‘Cocaine Bear’ review – A half-baked dark comedy

It’s no surprise that Cocaine Bear was turned into a movie. The real-life story of “Pablo Eskobear” is hard to pass up, although Elizabeth Banks and Jimmy Warden don’t exactly deliver the facts in their adaptation. Instead, the director and writer reimagine the events leading up to the black bear who overdosed on coke in 1985. They even change the outcome. However, the problem, or, to be more accurate, the problems with Cocaine Bear have nothing to do with artistic license.

This movie gets two things right as far as backstory goes: in 1985, narcotics officer turned drug smuggler Andrew C. Thornton II dumped a shipment of cocaine from a plane over a part of Georgia, and a bear ended up ingesting some of that misplaced blow. Everything else after that point is pure fiction. But unless someone’s a real stickler for verity, this movie’s “fill in the gaps” strategy is preferable to a straight report of what befell a hapless bear in the Chattahoochee–Oconee National Forest. Now, going off-script from the truth should have invited more fun, yet ultimately there are too many times where the fictional parts can’t match the energy of its fuzzy, coked-out lead.

Cocaine Bear has several middling subplots playing out before they ultimately converge. Foremost is the haphazard hunt for Thornton’s lost goods; a detective from Tennessee (Isiah Whitlock Jr.) crosses paths with the son of a St. Louis kingpin (Alden Ehrenreich) and his comrade in adversity (O’Shea Jackson Jr.) when looking for snow in the Georgian national park. Making matters more hectic is a local mother (Keri Russell) searching for her missing daughter (Brooklynn Prince) in the woods. Also along for the ride are the resident park ranger (Margo Martindale) and her crush, two unlucky Scandinavian hikers, a pair of panicked paramedics, a plot-armored boy, and a trio of young delinquents. Unlike a certain drug-seeking bear, this movie is stuffed. The ensemble cast does the best with what they’re given. One-notedness notwithstanding, several of the supporting characters — like Martindale, as always — end up leaving more of an impression than the actual leads.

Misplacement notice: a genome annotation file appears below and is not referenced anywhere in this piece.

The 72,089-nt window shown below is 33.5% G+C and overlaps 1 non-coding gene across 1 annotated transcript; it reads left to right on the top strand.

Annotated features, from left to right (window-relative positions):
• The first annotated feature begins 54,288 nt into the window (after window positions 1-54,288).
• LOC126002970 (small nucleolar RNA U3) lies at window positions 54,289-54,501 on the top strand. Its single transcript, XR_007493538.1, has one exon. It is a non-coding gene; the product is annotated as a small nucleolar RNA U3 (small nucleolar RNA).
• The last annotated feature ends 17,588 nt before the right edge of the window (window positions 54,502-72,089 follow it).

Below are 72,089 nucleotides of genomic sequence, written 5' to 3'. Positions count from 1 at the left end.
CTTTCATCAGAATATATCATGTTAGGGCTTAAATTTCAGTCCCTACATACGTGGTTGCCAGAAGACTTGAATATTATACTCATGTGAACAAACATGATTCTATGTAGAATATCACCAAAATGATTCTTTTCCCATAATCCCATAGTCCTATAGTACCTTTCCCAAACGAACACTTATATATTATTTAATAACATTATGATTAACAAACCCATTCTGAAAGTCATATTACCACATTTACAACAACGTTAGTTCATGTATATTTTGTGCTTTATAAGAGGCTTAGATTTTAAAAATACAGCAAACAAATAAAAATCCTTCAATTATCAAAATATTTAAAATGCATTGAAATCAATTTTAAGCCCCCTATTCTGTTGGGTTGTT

Audiences will flock to Cocaine Bear because the prospect of a heavily drugged ursine dismembering people left and right sounds like a good time. Does it deliver? Yes and no. The namesake goes on a long rampage, chewing on a surprising amount of characters who just so happen to be in her way (and in the park) that day. There are attempts at memorable set pieces; the most successful is the ambulance one, which honestly could have lasted longer. Other scenes don’t have nearly the same amount of life and payoff, unfortunately. The standoff between the cop and the kingpin’s minions is the start of the movie’s comedown, and by the end, there is no gas left in the tank.

Cocaine Bear makes little attempt to be a movie; it’s more a bunch of random scenes strung together with the hope of making people laugh and guffaw. That approach has worked beautifully for other dark comedies, but here it’s weighed down by so-so humor and ineffectual writing. No one’s asking for compelling human plots in something called Cocaine Bear. There’s just nothing too engaging about this movie other than its wasted protagonist, who too often gets sidelined when she’s clearly the key ingredient.

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